With a durable power of attorney, a principal creates an agency in another that continues despite the principal's later physical disability or mental incompetency. See § 62-5-501; see also 3 Am. Jur. 2d Agency § 28 ("The only requirement is that an instrument creating a durable power contain language showing that the principal intends the agency to remain effective in spite of his later incompetency."). Moreover, in order for the principal to create the agency relationship in the first instance, the principal must have the mental capacity to contract. 3 Am. Jur. 2d Agency § 12 ("A person who is not in a mental condition to contract and conduct his business is not in a condition to appoint an agent for that purpose."). Therefore, in order to execute or revoke a valid power of attorney, the principal must possess contractual capacity.
South Carolina has defined contractual capacity as a person's ability to understand, at the time the contract is executed, the nature of the contract and its effect. In re: Nightingale's Estate, 182 S.C. 527, 542, 189 S.E. 890, 896 (1937) ("[A] mere infirmity of mind, if it does not amount to an incapacity to understand, at the time of the execution of a contract, the nature of the act done and the effect thereof, . . . does not render a person incapable of executing a valid and binding contract."); see also 53 Am. Jur. 2d Mentally Impaired Persons § 156 (1996) ("The test for lack of [contractual] capacity is generally said to be whether an individual lacks sufficient mental capacity to understand in a reasonable manner the nature of the transaction in which he or she is engaging, and to understand its consequences and effect upon his or her rights and interests." (footnotes omitted)).
Other jurisdictions addressing this issue have found contractual capacity is required to execute a power of attorney. Younggren v. Younggren, 556 N.W.2d 228, 232 (Minn. Ct. App. 1996) (holding a person is competent when he signs a power of attorney if he has sufficient mental capacity to understand, to a reasonable degree, the nature and effect of his act); Testa v. Roberts, 542 N.E.2d 654, 658 (Ohio Ct. App. 1988) ("[For a power of attorney,] the test to be used to determine mental capacity is the ability of the principal to understand the nature, scope and the extent of the business she is about to transact.").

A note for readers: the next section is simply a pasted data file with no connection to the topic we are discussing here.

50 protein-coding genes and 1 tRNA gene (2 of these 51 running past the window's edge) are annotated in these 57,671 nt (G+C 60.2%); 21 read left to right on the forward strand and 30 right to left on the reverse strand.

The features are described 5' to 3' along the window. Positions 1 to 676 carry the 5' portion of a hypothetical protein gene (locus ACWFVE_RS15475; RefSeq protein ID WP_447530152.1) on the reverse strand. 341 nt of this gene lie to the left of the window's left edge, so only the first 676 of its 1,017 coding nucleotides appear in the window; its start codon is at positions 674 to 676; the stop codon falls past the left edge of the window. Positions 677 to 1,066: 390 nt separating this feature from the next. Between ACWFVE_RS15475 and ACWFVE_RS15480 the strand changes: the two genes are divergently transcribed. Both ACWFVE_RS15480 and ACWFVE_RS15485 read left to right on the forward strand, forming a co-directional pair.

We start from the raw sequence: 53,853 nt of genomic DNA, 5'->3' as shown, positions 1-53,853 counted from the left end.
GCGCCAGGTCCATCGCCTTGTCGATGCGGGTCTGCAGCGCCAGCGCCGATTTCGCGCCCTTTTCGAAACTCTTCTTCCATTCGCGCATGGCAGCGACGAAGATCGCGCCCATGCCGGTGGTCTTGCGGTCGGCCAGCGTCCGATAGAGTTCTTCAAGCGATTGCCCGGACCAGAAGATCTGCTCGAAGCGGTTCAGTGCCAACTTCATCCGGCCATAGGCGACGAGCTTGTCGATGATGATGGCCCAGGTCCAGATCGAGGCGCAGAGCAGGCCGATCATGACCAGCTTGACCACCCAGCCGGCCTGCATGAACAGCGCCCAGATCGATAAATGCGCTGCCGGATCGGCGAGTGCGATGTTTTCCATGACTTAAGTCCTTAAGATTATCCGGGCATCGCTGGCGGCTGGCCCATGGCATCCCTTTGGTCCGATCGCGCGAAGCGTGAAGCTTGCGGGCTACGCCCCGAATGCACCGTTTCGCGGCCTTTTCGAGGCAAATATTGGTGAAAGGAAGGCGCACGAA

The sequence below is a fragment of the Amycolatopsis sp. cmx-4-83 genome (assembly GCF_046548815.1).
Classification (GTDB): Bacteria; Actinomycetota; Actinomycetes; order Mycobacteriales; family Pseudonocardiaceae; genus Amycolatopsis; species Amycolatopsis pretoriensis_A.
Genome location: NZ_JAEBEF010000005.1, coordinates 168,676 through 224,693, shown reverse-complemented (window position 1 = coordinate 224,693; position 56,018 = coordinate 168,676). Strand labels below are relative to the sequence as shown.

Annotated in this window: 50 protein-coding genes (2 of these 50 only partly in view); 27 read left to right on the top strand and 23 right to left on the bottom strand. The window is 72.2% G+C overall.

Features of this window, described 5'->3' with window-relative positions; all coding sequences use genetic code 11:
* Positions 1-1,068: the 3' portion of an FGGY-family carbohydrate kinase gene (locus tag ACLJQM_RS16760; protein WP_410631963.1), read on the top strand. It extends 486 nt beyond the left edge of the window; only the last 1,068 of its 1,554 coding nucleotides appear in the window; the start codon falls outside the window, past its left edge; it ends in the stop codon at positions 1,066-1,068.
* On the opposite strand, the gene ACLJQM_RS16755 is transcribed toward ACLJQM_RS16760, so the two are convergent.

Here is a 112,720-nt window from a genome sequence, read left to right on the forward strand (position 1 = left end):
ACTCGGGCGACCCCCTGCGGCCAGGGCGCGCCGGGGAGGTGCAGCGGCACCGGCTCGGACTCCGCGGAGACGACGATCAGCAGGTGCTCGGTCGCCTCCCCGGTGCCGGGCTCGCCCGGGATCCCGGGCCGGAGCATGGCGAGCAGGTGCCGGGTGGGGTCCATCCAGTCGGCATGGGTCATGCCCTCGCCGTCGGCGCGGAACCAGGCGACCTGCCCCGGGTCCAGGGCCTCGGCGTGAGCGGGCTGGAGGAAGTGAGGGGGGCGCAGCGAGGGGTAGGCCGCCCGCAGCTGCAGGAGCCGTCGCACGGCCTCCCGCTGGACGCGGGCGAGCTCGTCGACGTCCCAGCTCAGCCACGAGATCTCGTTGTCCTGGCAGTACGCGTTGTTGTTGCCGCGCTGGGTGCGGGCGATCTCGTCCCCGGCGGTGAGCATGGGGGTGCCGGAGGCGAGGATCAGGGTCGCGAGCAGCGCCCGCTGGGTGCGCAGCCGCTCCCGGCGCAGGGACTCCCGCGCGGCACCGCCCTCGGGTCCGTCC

Because a person must possess contractual capacity to execute or revoke a valid power of attorney, we believe a cause of action to set aside such a document is more closely akin to an action to set aside a contract, deed, or petition than it is to a will contest. Additionally, the reasoning of courts from other jurisdictions analogizing powers of attorney to contracts lends persuasive influence to this conclusion. (1) Moreover, "[p]ersons of unsound minds, like infants, are under the special protection of the courts of equity with respect to their persons, property, and legal transactions." Shepard v. First Am. Mortgage Co., 289 S.C. 516, 518, 347 S.E.2d 118, 119 (Ct. App. 1986). Therefore, we hold that an action to set aside a power of attorney and an instrument revoking a power of attorney on the ground of a lack of mental capacity sounds in equity.
In an equitable action, tried by the judge alone, without a reference, the appellate court has jurisdiction to find facts in accordance with its own view of the preponderance of the evidence. Townes Assoc. v. City of Greenville, 266 S.C. 81, 86, 221 S.E.2d 773, 775 (1976); Greer v. Spartanburg Technical Coll., 338 S.C. 76, 79, 524 S.E.2d 856, 858 (Ct. App. 1999). However, this broad scope of review does not require the appellate court to ignore the findings below when the trial court was in a better position to evaluate the credibility of the witnesses. Greer, 338 S.C. at 79, 524 S.E.2d at 858; see also Dorchester County Dep't of Soc. Servs. v. Miller, 324 S.C. 445, 452, 477 S.E.2d 476, 480 (Ct. App. 1996). In addition, the appellant still has the burden of convincing this court the trial judge committed error in his findings. Greer, 338 S.C. at 79, 524 S.E.2d at 858; see also Dorchester County, 324 S.C. at 452, 477 S.E.2d at 480. Even though the circuit court applied an erroneous scope of review, that does not end the inquiry because we are at liberty to find the facts in accordance with our own view of the preponderance of the evidence.